The Mexican government is struggling to re-establish order in the western state of Michoacán, after its offensive to disarm vigilante militias in the epicentre of the country’s drug war led to fatal clashes.

Members of so-called “self-defence” groups, which sprang up last year in parts of Mexico to fight drug cartels and took control of municipalities in Michoacán, met state and federal officials for talks amid an uneasy calm following the arrival of hundreds of federal police and troops.

But a pharmacy near the town hall in Apatzingán, one of the most volatile parts of the state, was torched early on Wednesday. The attack underscored a stand-off in which some militias were still holding on to their weapons, but agreeing not to flaunt them or to advance on any further municipalities. It occurred close to the city centre where federal police staged a display of force this week aimed at demonstrating that they were in control.

A spiralling security mess in a country where as many as 80,000 people are believed to have died during the unsuccessful war on drugs of President Enrique Peña Nieto’s predecessor, Felipe Calderón, is bad news as Mexico seeks to attract billions of dollars in investment to its newly liberalised energy sector.

It is also dreadful timing: Mexico is preparing to host Barack Obama, US president, and Stephen Harper, Canadian prime minister, for a trade summit next month.

At least one person was confirmed dead in clashes as security forces moved in, but the state ombudsman’s office said two were killed and unconfirmed reports put the number as high as 12, including a child.

The self-defence militias have been fighting to wrest back control of parts of Michoacán from the Knights Templar cartel, which nets an estimated $75m a year from extortion, money laundering and protection money. This is in addition to its profits from drug smuggling. It has also successfully branched out into controlling exports of iron ore to China, officials say.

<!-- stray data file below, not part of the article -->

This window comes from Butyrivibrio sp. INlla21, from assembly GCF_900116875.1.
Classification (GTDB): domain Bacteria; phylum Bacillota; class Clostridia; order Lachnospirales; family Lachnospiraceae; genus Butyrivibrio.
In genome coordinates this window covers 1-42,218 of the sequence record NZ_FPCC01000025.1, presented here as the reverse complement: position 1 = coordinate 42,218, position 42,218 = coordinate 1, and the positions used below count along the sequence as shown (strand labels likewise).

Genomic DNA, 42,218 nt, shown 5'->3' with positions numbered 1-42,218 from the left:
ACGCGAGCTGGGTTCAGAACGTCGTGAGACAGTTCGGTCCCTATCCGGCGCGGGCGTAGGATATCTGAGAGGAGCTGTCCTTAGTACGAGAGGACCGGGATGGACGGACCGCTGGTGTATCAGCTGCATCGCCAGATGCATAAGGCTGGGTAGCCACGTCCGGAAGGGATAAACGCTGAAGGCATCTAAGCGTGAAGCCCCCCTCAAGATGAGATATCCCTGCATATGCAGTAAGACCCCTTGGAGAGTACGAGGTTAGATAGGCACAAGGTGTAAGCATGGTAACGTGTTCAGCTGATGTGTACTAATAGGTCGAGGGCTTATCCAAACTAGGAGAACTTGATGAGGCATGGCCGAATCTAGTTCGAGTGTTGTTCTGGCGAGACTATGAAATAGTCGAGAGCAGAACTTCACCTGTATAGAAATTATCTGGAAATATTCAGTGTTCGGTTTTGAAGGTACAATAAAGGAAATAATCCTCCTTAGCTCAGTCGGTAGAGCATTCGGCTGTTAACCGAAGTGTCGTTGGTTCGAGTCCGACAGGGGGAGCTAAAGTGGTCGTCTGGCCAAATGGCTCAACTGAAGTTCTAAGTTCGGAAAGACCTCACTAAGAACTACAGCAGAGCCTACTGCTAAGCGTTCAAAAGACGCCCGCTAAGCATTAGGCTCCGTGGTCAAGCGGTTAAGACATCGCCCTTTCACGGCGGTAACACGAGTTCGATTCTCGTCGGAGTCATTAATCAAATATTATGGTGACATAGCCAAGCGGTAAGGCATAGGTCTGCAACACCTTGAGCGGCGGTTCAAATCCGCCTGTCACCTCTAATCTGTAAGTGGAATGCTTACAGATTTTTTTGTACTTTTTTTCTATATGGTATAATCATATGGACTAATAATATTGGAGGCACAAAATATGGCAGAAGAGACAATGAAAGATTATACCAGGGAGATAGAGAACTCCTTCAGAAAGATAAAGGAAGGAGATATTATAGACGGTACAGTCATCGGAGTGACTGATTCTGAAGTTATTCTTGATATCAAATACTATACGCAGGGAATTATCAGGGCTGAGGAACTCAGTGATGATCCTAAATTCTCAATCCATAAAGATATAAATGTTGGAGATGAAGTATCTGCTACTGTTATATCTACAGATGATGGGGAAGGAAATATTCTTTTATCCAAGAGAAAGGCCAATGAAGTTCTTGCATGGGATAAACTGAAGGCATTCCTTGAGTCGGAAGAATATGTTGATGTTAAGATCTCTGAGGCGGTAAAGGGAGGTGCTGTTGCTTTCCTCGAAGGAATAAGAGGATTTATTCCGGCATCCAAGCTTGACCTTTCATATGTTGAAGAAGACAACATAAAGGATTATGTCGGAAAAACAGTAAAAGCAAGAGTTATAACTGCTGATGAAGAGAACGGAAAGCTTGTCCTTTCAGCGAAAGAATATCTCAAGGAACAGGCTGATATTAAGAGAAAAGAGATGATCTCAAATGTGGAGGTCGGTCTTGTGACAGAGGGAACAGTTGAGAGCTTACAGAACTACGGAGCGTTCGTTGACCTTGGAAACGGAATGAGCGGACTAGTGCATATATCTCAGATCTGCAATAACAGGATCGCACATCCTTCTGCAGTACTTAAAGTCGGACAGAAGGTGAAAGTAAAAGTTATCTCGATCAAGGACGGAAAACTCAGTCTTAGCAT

Late last year, the Templars effectively took over Michoacán’s Lázaro Cárdenas port – an important Pacific entry to drugs and precursor chemicals as well as an exit for Michoacán’s iron ore, avocado and lime exports – taxing all merchandise. In what security experts saw as a brazen show of strength, they also attacked electricity installations, knocking out power to nearly half a million people.

That prompted the federal government to send in extra troops to support local authorities. But in a change of tack this week, Mr Peña Nieto sent a fresh wave of federal forces to take over security in the state and reimpose the rule of law – leading to fears that the authorities had lost their grip on what NGOs and a local bishop have described as a “failed state”.

“The government is taking decisive measure to re-establish order and the rule of law,” Luis Videgaray, the finance minister, told reporters.

The federal forces are disarming local police, many of whom are suspected of close links with organised crime, and the militias. Only last week, Miguel Angel Osorio Chong, the interior minister, was defending government protection for one prominent self-defence militia leader, Juan Manuel Mireles, saying that he had been “hurting” the Knights Templar.

But trying to use the vigilantes to fight a proxy war with the Templars was a strategy fraught with risk, threatening an escalation of the conflict, said Alejandro Hope, a security analyst, who noted the self-defence groups enjoyed popular support.

He said the government’s decision to take control “comes a year too late . . . you are going to have to use far more force than six or eight months ago, and these guys are not going to give up their weapons . . . They would be pretty much risking their lives if they did”.

The government’s response smacks of panic, Mr Hope added. “The problem is, the government is refusing to define this as an armed conflict, which looks terrible internationally, but that’s pretty much what we have here,” he said.

Soldiers and police were helping the six states bordering Michoacán tighten security to prevent any spillover of violence.

José Miguel Vivanco, Americas director of advocacy group Human Rights Watch, called the government’s response “improvised . . . and quite reckless”. The group has criticised Mr Peña Nieto for what it sees as a continuation of “disastrous” policies.

“Now, apparently, they’re relying on brutal force,” Mr Vivanco said.

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